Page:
Hardware: The often overlooked aspect of accessibility

Steve Jobs was fond of saying often that if hardware is the brains of a device, then software is its soul. This statement is true insofar that software is what really makes a device and its ecosystem — one needn't look any further than iOS to see that — and is what designers, developers, and consumers care about most. In terms of accessibility, the fact that software gets so much (rightful) attention means that one crucial and, I would argue, just as important aspect gets overlooked in the discussion.

The hardware.

Assessing the kinesthetic, tactile value of using an iPhone or iPad is just as important as assessing the software it runs. Speaking from personal experience, not only am I visually impaired but I also suffer from a mild form of cerebral palsy. What this means is, for me, the strength in my hands and fingers are substantially less than that of a fully-abled person. Hence, it takes much more effort to hold things — in this case, my iOS devices — as well as do things on my devices, like typing. Because of this, my approach to buying a new iPhone or iPad depends not only on 64-bit systems-on-a-chip and improved cameras, but also how the device feels in my hands: the weight, width, thinness, etc. As I said, the tactile experience.

A prime example of this is my iPad Air. Before upgrading to it last October, I used an iPad 3 for about a year and a half. My iPad 3 was relatively heavy, thick, and ran hot. My iPad Air is light, thin, and cool to the touch. The differences aren't insignificant. My physical limitations made it hard to use my iPad 3 for prolonged periods. Fatigue would quickly set in, shortening my time with the device and lessening the overall experience. I feel none of these things using my iPad Air; the heightened experience I having using the device is a testament to just how well a job Apple's hardware engineering team did at changing the iPad's form factor. The contrast between iPads old and new is dramatic, and I'm very happy with my Air. (I also prefer the Air over the Retina Mini for the big screen, but that's immaterial to my points here.)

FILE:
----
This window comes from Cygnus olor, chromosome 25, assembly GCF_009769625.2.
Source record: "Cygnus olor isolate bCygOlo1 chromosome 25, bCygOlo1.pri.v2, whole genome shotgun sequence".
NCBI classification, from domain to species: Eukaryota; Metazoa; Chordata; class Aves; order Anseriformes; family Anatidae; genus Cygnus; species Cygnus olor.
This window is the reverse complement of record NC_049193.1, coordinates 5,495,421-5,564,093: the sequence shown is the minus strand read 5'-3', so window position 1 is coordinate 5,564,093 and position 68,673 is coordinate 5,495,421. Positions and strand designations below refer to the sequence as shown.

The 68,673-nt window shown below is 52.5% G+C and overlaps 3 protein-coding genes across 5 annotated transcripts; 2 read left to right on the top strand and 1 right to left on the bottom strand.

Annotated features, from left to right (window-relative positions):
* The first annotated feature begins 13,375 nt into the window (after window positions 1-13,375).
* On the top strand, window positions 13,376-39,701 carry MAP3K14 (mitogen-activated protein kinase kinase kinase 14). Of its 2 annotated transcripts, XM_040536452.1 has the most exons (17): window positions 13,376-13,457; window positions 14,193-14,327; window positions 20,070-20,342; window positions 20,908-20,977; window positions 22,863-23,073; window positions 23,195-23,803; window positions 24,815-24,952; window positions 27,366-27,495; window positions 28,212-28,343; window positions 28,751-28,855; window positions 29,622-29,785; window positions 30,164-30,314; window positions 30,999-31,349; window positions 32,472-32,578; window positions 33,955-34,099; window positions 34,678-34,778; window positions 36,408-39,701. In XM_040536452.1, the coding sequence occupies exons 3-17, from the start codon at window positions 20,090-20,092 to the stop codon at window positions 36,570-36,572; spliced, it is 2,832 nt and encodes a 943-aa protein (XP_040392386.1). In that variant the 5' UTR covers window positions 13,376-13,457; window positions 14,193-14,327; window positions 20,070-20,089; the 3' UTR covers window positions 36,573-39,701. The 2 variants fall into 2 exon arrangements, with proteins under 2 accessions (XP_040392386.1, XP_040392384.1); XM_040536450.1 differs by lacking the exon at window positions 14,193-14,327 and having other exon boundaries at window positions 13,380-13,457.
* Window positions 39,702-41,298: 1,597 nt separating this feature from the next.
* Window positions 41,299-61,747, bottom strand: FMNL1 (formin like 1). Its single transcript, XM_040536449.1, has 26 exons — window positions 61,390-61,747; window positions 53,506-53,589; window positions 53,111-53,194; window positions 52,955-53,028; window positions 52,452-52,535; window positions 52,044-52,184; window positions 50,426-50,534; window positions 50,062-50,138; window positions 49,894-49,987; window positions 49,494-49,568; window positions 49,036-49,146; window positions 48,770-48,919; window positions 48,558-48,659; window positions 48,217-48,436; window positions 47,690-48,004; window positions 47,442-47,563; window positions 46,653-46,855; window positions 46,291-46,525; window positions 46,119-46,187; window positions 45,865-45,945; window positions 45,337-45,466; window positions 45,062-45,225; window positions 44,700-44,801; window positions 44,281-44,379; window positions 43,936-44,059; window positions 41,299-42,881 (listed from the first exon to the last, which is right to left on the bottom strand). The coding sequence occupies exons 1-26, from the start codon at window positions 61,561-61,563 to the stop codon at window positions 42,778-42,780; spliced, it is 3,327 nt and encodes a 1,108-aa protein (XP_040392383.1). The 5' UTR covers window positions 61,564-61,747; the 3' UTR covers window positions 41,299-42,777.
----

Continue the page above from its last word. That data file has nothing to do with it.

To the majority of people, that someone would consider how a device feels in the hand to be natural and obvious, and it certainly is to an extent. The point I'm making, however, is that to physically disabled people such as myself, it matters so much more — orders of magnitude more. For those with motor issues, comfort and dexterity could mean the difference between buying or not buying a device. Moreover, my point also illustrates just how diverse and far-reaching of a topic accessibility is. It isn't about just vision or just hearing. Accessibility is a complex, abstract beast that often involves, as is the case for me, multiple layers of problems in need of solutions.

The moral of this story, I think, is that hardware accessibility is something that needs more consideration when discussing a decice's overall accessibility — this will be especially important to keep in mind this fall, when Apple unveils their rumored big iPhones. The physical changes are not going to be trivial, particularly to someone like me. Impressive though iOS 8's new Accessibility features may be, the accessibility of the hardware itself is going to be just as worthy to talk about.